Although Gov. Christine Gregoire signed the same-sex marriage bill into law this past Monday, it is unlikely to go into effect until it has gone before Washington state voters.
Opponents of the law have already filed Referendum 74 and need to collect the more than 120,000 signatures needed to place it on the ballot. If the signatures are collected, the law will not take effect until and unless it has been approved by voters.
In the meantime, though, there is a little confusion about what the law actually does and, more importantly, how it will affect the average person in Washington.
The new law
The law essentially does three things.
The best known piece of the law strips all gender specific language from the marriage laws in the revised code of Washington. At the same time it will also redefine "domestic partnership" to be a very specific type of relationship that has nothing to do with sexual orientation.
The law also will offer protection to any religion that does not want to perform marriages that conflict with the organization's beliefs.
Lastly, the law clarifies that officials of religions other than Christianity are allowed to legally perform marriages.
On Dec. 3, 2009, Washington state voters approved the passage of a law that gave domestic partnerships an equal status with marriage.
The "everything but marriage" bill was passed by legislators and signed by the governor, then put before voters, who also approved it. The law gave domestic partnerships the exact same rights as marriages in the state of Washington. The only thing lacking was the word "marriage" and the symbolism attached to it.
The new law will classify existing same-sex domestic partnerships as marriages, but will not change any of the laws concerning those unions.
All laws prohibiting discrimination against such couples, except for new protections for religions, will remain exactly as they currently are written.
The law adds wording to defend religions and religious institutions from performing marriages.
The law states "No state agency or local government may base a decision to penalize, withhold benefits from, license, or refuse to contract with any religious organization based on the opposition to or refusal to provide accommodations, facilities, advantages, privileges, service, or goods related to the solemnization or celebration of a marriage."
In addition, a new section is added by the law that states the term "religious organization" must be interpreted liberally, and includes faith-based social service organizations.
Perhaps the largest change the law will make, and the one most overlooked, is the clarification of religion in the role of marriage.
The law gives a new definition of "religious organization" to include more potential religious beliefs.
According to the law, a religious organization "includes, but is not limited to, churches, mosques, synagogues, temples, non-denominational ministries, inter-denominational and ecumenical organizations, mission organizations, faith-based social agencies and other entities whose principal purpose is the study, practice or advancement of religion."
It also changes all occurrences in existing marriage law of "any regularly licensed or ordained minister or any priest of any church or denomination" to say "any regularly licensed or ordained minister or any priest, imam, rabbi, or similar official of any religious organization," thus allowing officials of religions other than Christianity to conduct marriage ceremonies.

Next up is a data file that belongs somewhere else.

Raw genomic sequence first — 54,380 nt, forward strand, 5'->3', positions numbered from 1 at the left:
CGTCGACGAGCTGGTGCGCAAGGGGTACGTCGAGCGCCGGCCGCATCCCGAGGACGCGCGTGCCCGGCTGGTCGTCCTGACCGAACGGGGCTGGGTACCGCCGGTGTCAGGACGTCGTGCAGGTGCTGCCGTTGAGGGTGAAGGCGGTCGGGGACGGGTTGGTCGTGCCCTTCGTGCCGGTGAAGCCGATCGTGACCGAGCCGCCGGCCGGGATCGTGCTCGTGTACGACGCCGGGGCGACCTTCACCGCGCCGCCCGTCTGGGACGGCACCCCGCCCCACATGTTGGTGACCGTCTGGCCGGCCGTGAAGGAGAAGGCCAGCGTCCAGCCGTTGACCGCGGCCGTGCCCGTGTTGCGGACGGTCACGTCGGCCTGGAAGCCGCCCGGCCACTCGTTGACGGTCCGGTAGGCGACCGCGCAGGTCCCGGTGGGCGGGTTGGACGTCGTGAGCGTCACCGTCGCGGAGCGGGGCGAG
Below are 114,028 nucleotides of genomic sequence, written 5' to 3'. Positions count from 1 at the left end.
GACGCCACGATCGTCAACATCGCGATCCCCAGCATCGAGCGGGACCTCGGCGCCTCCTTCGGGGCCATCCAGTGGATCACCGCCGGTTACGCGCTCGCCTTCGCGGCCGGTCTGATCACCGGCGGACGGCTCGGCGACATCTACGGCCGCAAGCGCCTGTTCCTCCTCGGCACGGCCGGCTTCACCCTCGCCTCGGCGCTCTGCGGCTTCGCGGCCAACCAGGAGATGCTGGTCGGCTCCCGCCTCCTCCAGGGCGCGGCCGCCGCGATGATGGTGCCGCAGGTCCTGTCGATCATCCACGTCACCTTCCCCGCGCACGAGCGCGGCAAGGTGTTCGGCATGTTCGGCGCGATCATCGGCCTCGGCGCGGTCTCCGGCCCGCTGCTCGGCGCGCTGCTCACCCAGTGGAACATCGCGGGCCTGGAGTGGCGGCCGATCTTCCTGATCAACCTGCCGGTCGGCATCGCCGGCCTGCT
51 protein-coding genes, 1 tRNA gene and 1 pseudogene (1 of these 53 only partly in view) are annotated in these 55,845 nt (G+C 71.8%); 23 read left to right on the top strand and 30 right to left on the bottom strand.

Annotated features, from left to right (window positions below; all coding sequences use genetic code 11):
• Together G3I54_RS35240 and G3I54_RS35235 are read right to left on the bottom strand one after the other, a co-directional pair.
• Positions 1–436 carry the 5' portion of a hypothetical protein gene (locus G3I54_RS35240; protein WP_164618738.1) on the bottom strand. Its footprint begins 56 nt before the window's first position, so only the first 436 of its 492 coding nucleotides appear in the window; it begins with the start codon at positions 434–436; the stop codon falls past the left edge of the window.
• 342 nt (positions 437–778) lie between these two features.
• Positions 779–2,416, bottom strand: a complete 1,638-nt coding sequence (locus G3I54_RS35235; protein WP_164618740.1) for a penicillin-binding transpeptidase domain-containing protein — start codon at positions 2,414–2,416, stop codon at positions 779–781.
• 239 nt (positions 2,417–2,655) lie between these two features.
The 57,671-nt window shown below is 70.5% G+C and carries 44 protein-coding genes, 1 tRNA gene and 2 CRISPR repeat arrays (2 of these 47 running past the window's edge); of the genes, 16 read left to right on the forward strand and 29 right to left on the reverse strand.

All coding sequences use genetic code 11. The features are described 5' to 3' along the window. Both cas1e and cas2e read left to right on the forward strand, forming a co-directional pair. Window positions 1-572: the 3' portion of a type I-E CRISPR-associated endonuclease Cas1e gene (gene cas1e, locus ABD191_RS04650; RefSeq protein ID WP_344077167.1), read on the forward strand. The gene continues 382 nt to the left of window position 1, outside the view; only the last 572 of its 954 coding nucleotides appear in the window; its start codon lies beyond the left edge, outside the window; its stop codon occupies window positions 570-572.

What comes next
Now that the governor has signed the bill into law, opponents have until June 6, 2012 to collect 120,577 valid signatures to put the issue before voters as a referendum. If they do not collect the signatures, the law will go into effect on June 7.
If the law goes before voters, it will not take effect unless and until voters approve it.
In addition to the referendum, an initiative has been proposed that would define marriage as being between one man and one woman.
The effect of the law
Technically, nothing will change except the name of existing contracts. Realistically, the symbolism involved in the word "marriage" may cause problems for some businesses.
Under current law, no venue can discriminate against a same-sex couple that wants to hold a ceremony. Nor can any supplier of wedding supplies, catering or photography refuse to provide their services to a same-sex couple solely due to their sexual orientation.
The difference will be in how people perceive the ceremony. Now that the ceremony will be solemnizing a marriage as opposed to a domestic partnership, the likelihood is higher that people will want to refuse service on religious grounds.
Another business that may be hit hard is the newspaper industry. Many newspaper publishers in conservative areas may lose subscribers and advertisers if they choose to run same-sex wedding notices.
However, the issue has already cropped up across the United States at various newspapers. Some editors have refused to run such notices while others accept any and all.
A Dallas newspaper was challenged under the city's anti-discrimination laws for not running a notice, despite such unions not being legal in Texas. The newspaper eventually changed its policy to allow such notices.
As with other businesses, the legality of refusing same-sex wedding announcements is not changed due to the new law, meaning newspapers would be required to publish such notices because of the existing anti-discrimination laws.